United States Stays Afloat in World Cup The U.S. soccer team fought its way to a 1-1 tie against Italy on Saturday in its second World Cup game. The game was critical for the United States, which took a devastating loss in its opening match last week. Even though the Americans didn't win against Italy, the draw is enough to keep the U.S. team in the tournament.
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United States Stays Afloat in World Cup

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United States Stays Afloat in World Cup

United States Stays Afloat in World Cup

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LIANE HANSEN, host:

The U.S. soccer team in its second World Cup game fought tooth and nail to a 1-1 tie against Italy last night. The match was critical for the U.S., which suffered a devastating loss in its opening match last week against the Czech Republic. Even though the Americans didn't win against Italy, the draw is enough to keep the U.S. team in the tournament.

NPR's Rachel Martin reports from Berlin.

(Soundbite of people cheering)

RACHEL MARTIN reporting:

The game took place in the southwestern German town of Kaiserslautern, but in the capital city, Berlin, thousands of fans waving U.S. and Italian flags gathered in front of the Brandenburg Gate to watch the game projected on a massive screen.

(Soundbite of people cheering)

MARTIN: After their 3-0 loss last week to the Czech Republic, the Americans were under heavy pressure to stave off a loss to the Italians and keep their World Cup chances alive. But despite the high stakes and the stiff competition, fans like Phil Swanson(ph) and his friends from Atlanta remained deliriously optimistic ahead of the game.

Mr. PHIL SWANSON (Fan): We're going to destroy Italy.

(Soundbite of people cheering)

MARTIN: From the opening whistle, this game was fast, emotional and rough, with several dramatic injuries and three red-card ejections. Italy got its first and only goal when Alberto Gilardino scored in the 22nd minute.

(Soundbite of people cheering)

MARTIN: But the Americans tied the score just a few minutes later when a U.S. free kick was accidentally knocked into the net by an Italian defender trying to clear the ball away from the goal. Despite the less than glorious circumstances, American fans joyfully welcomed their team's first goal in the tournament.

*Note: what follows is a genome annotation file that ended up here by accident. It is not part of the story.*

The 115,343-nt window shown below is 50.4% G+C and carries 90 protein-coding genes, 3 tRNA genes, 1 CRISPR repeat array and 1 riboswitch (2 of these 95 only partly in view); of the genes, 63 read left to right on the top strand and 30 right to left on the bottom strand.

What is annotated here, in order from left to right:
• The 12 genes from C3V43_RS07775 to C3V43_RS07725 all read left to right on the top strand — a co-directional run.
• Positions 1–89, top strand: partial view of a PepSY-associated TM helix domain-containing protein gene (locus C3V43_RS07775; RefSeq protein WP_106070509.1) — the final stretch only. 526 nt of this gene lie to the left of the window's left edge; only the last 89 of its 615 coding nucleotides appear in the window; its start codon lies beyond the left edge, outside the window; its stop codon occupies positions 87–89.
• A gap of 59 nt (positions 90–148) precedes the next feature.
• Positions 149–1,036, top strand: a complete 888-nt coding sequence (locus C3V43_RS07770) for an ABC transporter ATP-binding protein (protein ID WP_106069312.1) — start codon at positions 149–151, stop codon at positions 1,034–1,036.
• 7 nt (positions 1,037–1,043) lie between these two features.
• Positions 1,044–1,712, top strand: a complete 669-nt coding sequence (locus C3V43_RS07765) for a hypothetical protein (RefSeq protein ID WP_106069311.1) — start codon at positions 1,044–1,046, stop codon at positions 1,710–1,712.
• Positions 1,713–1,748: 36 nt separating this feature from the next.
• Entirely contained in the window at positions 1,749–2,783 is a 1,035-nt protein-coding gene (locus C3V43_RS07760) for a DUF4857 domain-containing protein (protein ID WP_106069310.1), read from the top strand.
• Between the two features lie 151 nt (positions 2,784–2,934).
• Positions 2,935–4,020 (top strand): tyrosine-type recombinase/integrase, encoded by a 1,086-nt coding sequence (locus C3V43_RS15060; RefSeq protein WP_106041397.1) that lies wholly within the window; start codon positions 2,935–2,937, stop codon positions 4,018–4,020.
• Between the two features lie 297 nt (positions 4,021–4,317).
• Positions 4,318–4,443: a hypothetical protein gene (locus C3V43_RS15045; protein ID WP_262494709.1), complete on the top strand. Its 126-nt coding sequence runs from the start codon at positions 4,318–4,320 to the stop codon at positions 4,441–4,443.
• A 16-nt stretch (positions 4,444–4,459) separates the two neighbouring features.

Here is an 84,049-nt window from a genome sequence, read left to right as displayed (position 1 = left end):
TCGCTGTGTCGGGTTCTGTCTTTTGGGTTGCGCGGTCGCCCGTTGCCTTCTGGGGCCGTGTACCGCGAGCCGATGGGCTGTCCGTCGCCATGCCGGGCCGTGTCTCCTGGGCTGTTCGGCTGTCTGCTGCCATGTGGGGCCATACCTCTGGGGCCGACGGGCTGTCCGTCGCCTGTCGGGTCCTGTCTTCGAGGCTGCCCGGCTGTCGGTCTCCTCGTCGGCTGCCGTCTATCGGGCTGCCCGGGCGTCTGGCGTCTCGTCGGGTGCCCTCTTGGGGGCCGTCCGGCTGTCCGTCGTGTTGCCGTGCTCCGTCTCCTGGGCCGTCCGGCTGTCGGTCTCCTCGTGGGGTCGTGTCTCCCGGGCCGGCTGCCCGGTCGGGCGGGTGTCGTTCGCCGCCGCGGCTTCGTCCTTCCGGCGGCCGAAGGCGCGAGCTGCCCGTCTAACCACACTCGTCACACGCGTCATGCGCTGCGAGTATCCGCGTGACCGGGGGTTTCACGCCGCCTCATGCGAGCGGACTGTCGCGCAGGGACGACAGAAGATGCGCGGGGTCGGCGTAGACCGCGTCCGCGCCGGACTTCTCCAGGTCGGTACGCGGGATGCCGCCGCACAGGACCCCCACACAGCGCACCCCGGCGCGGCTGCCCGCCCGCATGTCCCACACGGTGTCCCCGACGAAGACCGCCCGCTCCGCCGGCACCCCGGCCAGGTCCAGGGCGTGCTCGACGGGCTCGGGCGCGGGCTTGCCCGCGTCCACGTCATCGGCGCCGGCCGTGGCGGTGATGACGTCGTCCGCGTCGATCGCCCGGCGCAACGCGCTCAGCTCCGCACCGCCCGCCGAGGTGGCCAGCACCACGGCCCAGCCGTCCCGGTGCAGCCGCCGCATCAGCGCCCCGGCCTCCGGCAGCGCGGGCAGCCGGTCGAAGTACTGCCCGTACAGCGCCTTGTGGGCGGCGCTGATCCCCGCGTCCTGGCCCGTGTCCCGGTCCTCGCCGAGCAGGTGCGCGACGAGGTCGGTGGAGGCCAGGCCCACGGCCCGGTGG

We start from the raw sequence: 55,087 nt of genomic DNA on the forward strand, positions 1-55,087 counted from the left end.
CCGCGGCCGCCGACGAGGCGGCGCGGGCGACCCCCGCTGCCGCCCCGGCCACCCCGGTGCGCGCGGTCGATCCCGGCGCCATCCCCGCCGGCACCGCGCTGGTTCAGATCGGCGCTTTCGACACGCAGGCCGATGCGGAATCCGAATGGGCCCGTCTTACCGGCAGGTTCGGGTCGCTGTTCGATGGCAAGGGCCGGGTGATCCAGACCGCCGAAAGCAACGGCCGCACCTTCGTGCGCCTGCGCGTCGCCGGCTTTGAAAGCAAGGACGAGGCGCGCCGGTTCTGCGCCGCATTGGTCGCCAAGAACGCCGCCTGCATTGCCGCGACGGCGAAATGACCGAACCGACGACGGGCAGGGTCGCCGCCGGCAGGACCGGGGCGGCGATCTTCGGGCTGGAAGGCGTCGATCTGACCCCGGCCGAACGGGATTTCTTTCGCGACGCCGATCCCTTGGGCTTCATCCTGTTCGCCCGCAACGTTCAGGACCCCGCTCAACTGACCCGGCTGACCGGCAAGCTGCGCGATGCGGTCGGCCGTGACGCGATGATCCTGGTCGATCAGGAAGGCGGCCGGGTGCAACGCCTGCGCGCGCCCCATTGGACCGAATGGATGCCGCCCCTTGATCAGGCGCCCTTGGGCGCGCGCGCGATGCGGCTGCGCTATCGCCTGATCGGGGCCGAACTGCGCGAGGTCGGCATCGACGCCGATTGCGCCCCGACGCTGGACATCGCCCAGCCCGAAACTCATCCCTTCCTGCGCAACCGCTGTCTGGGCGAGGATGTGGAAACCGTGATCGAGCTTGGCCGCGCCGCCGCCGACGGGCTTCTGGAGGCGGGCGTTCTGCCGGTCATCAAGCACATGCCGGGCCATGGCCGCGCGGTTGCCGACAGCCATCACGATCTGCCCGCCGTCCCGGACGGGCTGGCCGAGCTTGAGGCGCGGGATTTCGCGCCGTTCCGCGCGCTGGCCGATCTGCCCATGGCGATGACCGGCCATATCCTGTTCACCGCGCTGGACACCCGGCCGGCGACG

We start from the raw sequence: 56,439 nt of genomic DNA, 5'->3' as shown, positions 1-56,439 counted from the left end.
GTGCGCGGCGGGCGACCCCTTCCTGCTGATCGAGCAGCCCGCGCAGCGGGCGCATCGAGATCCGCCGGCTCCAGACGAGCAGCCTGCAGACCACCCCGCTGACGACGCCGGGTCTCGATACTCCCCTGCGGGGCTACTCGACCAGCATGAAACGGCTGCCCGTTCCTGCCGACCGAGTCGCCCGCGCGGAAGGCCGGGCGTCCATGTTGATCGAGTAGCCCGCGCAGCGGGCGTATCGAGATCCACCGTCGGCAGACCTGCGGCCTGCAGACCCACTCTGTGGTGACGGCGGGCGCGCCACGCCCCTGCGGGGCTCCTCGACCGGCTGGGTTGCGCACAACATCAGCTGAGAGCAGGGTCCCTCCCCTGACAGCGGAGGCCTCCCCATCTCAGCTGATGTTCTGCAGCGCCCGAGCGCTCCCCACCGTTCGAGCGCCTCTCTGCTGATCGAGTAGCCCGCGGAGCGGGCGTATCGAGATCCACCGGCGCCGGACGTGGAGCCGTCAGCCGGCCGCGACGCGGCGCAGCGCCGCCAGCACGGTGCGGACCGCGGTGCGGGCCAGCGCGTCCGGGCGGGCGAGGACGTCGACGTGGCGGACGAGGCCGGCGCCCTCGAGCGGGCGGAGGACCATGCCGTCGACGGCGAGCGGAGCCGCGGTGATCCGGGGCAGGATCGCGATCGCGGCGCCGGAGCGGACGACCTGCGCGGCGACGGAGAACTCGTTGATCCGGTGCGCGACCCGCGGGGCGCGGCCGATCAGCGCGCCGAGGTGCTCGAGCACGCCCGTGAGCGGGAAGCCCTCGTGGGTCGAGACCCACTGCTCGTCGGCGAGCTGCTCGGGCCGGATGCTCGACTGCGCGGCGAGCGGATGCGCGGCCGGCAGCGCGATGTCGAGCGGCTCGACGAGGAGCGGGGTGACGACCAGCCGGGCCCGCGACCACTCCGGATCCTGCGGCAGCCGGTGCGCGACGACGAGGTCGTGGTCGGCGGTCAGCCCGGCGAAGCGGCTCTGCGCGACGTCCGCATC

CROWD: USA! USA! USA! USA! USA!

MARTIN: The game took an aggressive turn, starting when Italian player Daniel de Rossi was ejected for elbowing the American, Brian McBride, leaving him with a bloodied face. Then American midfielder, Pablo Maestroni, was thrown out for an illegal side tackle. U.S. player Eddie Pope was the third ejection of the game, after a foul early in the second half. The red cards left the Italians short one player and the U.S. short two. Players on both sides looked haggard, as they tried to cover the wide open spaces left open after the ejections.

(Soundbite of people cheering)

MARTIN: The game ended with a score of 1-1, a tough finish for the top ranked Italians. But American fans here said overall it was a relative success for their team.

Mr. JACKSON SHERTA(ph) (Fan): My name's Jackson Sherta from Seattle, Washington. We dominated the game the whole time. We had more chances, more shots, more opportunities. We should have won the game, but a tie is good enough for now.

MARTIN: The Americans played a much more aggressive game against Italy than they did against the Czech Republic and it paid off, says Ken Nour(ph) from Ryan, New York.

Mr. KEN NOUR (Fan): I thought the American team was very quick and (unintelligible) consider that they did fare against the best - one of the best teams in the world and, you know, the American teams are stepping it up. I think they're very strong, very forceful and I think against Ghana they have a good chance.

MARTIN: The United States will take on Ghana on Thursday and a tie won't be good enough then. The U.S. will have to win that game by several goals in order to advance into the second round of the tournament.

Rachel Martin, NPR News, Berlin.

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